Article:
For new dads, is there a male equivalent of PPD (aka postpartum depression)? According to researchers from Eastern Virginia Medical School, approximately 10 percent of fathers experience prenatal or postpartum depression, with rates highest in the three to six month postpartum period.
- Check Out Kim Kardashian's Very Sheer Leather Bodysuit Gown - From All Angles
- Is Behati Prinsloo Starring in Adam Levine's Latest Music Video?
- Five Reasons Why Carrie Underwood Will Make a Great Mom
- Missing College Student Found Dead in His Car a Week After He Went Missing
- See Kate Moss & Cara Delevingne Pose in Trench Coats (and Nothing Else) for New Ads
Their conclusions, according to an analysis of previous research, were based on 43 studies that involved nearly 30,000 participants. While the highest rates of depression were noted in the three- to six-month postpartum period (25.6 percent), I would estimate that rates of paternal depression are as high as 50 percent among men whose partners are also experiencing postpartum depression. Rates are even higher in dads who work from home or stay at home, so it looks like there are a lot of sad SAHDs (Stay At Home Dads) out there. While men might not experience the hormonal changes that give rise to PPD, they do experience substantial life changes that can trigger depression.
Dealing with the baby blues
This is one of those issues I dealt with personally. After the birth of my first son, it didn’t take long for me to feel sleepless, sexless, stressed out and burnt out. And as much as I loved being a father, I also felt worn down by the routine and disconnected from Lisa. I often wondered why I couldn’t be like all the other new fathers in the playground who beamed with happy smiles.
My way of dealing with the baby blues was via alcohol. Not to say there’s anything necessarily wrong with that glass of wine or a cocktail, but when alcohol (or any substance, for that matter) becomes the main way of dealing with the natural disorder of parenthood, then it’s potentially a problem. As an only child, I grew up in a quiet home. Nothing in my past had ever prepared me for the “wall of sound” that I’d encounter coming home to a baby. When I walk through the door to my home, my life goes from calm to cacophony in an instant.
Sure, nothing beats getting greeted at the door with those jubilant little shouts of “Daddy!”, but after the birth of my second son, Beckett, it didn’t take long for the wall of sound to wear me down. I’d never been a drinker, and in fact I’d always made a point of not imbibing in light of a family history replete with alcohol problems. But I soon found myself savoring the difference between a smoky scotch from the Islay region versus a smoother single malt from the Highlands. I knew things were getting bad when the holiday time came and everyone bought me ... well, take a guess.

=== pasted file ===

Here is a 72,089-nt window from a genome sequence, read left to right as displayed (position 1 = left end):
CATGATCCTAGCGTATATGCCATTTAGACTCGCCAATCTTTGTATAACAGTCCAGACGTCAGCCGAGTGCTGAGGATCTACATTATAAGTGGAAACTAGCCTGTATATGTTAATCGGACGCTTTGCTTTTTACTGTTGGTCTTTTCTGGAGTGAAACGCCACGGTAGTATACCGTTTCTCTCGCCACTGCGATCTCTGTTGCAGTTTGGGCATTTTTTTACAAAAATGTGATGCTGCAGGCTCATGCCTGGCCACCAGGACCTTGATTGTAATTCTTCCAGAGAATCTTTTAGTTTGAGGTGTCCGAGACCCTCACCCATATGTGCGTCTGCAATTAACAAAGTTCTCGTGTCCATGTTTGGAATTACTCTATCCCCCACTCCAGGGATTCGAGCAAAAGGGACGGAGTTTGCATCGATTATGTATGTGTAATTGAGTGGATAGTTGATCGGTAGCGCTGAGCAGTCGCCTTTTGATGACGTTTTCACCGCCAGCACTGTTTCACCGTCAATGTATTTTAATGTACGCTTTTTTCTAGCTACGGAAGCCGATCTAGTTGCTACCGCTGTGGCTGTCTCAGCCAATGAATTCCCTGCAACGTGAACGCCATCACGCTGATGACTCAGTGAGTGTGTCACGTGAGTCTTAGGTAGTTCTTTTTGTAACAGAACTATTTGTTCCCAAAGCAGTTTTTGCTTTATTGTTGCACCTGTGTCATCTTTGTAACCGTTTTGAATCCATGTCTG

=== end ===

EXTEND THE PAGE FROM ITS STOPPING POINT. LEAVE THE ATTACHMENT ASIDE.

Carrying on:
Today I know I am not alone. Since dealing with this issue, I’ve become much more attuned to the scores of new parents who find themselves extending the boundaries of cocktail hour and self-medicating their way through parenthood: from guys knocking back a six-pack a night to “Deadwood”-style bourbon drinkers to mommies who like to lunch (and then some) over a bottle of white wine.
So, where am I today? Dealing. I’ve chilled out on the drinking. Not completely, but more than partially. I’ve also started exercising before coming home whenever I can, which is really the dose of self-medication I need: iPod-enhanced, sweaty-palm-inducing, feel-good time on the treadmill. On a good day (which is most days), the wall of sound doesn’t sound nearly so bad.
Diagnosing dad’s depression
All new parents deal with the baby blues, but postpartum depression isn’t just something moms need to worry about. Is dad seriously depressed?
- Does depression run in his family?
- Has his libido gone down?
- Is he having problems sleeping, even though he’s exhausted?
- Is he avoiding going out with the baby and generally isolating himself?
- Do you feel like he’s trying to put on a “happy front”?
- Is he drinking more than usual or self-medicating in other ways?
Not only is it important to support the dad who may be experiencing PPD, it’s also important to think about how to get him professional help — he may just have a case of the baby blues, or it could be something more serious.
Ian Kerner is a sex therapist, relationship counselor and New York Times best-selling author of numerous books, including "She Comes First" and "Love in the Time of Colic." He was born and raised in New York City, where he lives with his wife and two sons. He can be reached at www.iankerner.com.
© 2013 NBCNews.com Reprints